I understand that there are concerns with females being harassed and taken advantage of. I agree that that should not be tolerated in any way, but putting all males in this category of potentially mistreating females just doesn't seem right. There are many examples of people now being guilty until proven innocent instead of how trials used to be conducted which is being innocent until proven guilty.
If the male has a criminal history of misconduct among women, of course there should be a cause for concern. As a matter of fact, I wouldn't blame any facility for not hiring a male if their background check came back as a previous offender. But on the other hand, if there has never been a record, or even a suspicion of misconduct, why should the individual suffer from the crimes of others?
Now there are situations where the female has had negative encounters with men in the past that has caused psychological trauma. Many of them get terrified just being alone with a male. I can't imagine how these women must feel and I'm not even going to try to. Nobody should ever experience some of the things these women have gone through.
The fact is that the issue has turned into something that they must be protected from. So in these situations, it is understandable for them to refuse personal care from a male. But this should be the exception and not the rule. If the sight of a male doesn't give the person fear and anxiety, why shouldn't they care for them?
It is human nature that males are often stronger, larger, and more aggressive than females. Therefore statistically, they are more likely to commit such heinous acts. I am not blind to that and I understand that. However, assuming that every male has the potential to do such horrible things is troubling in my eyes.
I have no intention of ever abusing women in any way, yet there are fields of work in which I am less welcome because I have the potential to do such things. If we all, including women, did every horrible act we were capable of, the world would be in absolute shambles. We can't rightfully assume such things of people simply because of their gender.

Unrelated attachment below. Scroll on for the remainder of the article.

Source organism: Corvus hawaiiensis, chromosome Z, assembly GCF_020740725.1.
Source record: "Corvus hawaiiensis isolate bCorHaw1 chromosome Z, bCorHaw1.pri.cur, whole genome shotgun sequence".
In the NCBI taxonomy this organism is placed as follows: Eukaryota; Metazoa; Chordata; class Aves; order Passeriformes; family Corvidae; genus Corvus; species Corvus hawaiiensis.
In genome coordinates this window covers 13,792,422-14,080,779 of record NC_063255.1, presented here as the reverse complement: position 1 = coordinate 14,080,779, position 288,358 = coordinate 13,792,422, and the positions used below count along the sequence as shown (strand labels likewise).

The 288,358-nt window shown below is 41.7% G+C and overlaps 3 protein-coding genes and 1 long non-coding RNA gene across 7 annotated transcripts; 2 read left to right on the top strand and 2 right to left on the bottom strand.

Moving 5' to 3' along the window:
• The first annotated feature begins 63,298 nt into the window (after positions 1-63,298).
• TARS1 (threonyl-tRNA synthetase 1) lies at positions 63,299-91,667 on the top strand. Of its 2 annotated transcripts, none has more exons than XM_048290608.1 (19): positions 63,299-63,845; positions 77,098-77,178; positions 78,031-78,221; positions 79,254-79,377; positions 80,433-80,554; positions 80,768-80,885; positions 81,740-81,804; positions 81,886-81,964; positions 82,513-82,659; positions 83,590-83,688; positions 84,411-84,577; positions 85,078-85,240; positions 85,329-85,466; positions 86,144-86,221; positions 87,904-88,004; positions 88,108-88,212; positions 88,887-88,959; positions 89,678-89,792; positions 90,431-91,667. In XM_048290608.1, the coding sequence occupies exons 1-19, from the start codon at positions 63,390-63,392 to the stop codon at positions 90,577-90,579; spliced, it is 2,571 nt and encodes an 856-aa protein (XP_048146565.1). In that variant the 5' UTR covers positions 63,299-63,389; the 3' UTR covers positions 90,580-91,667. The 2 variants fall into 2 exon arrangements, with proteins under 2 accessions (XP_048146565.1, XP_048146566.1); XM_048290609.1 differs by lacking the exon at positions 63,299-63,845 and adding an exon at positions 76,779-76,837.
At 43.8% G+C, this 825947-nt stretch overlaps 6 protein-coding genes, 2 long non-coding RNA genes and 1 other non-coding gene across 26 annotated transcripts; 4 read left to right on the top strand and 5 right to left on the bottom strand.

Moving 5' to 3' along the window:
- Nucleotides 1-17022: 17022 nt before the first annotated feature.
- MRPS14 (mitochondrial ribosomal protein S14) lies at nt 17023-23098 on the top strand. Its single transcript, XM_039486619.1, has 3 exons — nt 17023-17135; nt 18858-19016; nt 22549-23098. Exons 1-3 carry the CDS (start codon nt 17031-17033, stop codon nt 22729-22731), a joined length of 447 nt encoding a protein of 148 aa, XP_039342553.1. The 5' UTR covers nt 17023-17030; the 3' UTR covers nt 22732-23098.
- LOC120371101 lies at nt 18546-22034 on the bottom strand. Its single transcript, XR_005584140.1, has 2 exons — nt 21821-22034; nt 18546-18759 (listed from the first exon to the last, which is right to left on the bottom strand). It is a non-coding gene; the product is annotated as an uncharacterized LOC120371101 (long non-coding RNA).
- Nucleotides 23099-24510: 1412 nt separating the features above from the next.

There is also the angle of being embarrassed when being cared for by a male. Although I can understand this to a degree, males have been getting this kind of care from females for years. I'm sure many of them are embarrassed at times, but they get past their embarrassment and allow the female to assist them when they need it.
It boils down to this, if the person needs help and there is someone willing to help them, why not let them? The embarrassing feeling will eventually die down if not go away completely if the care is given properly. There have been many patients that were initially embarrassed when I first gave them care but after they saw how I treated them and handled the situation, they would want my help again before a female's.
Approaching the situation professionally makes a world of difference. If you show signs of uncertainty or embarrassment, the other person will likely feel the same way. But by approaching them in a professional and confident manner you can put them at ease. It will prove that you are there to help them, you have had experience helping others, and that they can depend on you. Your mentality is to perform a duty and to make sure the person receiving the care gets the absolute best and nothing less.
Healthcare in general can be embarrassing if you observe it improperly. The fact is, it is not my place to judge anyone I care for. It is only my duty to make sure they get the best care possible. Discrimination of any kind should not be tolerated in any form of healthcare regardless of the history of the patient.
If someone has a disease that changes the way their body looks, if they are obese, or are having bodily functioning issues, it is not permitted for me or anyone else to pass judgment on them. When you boil down embarrassment to it's core, it's the fear of being judged by others. If I do this, I am in the wrong. But how is it fair if I don't even get the chance to prove that I am not that kind of person?
Even in saying all of this, there are still things that male caregivers should never do that female caregivers may get away with. These things should go without saying but I will still address them just in case.
Never joke about the females genitalia or make compliments about their body. Stating that the elderly woman has taken care of themselves and doesn't look their age may be appropriate when they are fully dressed, but not when they are exposed while giving them a bed bath.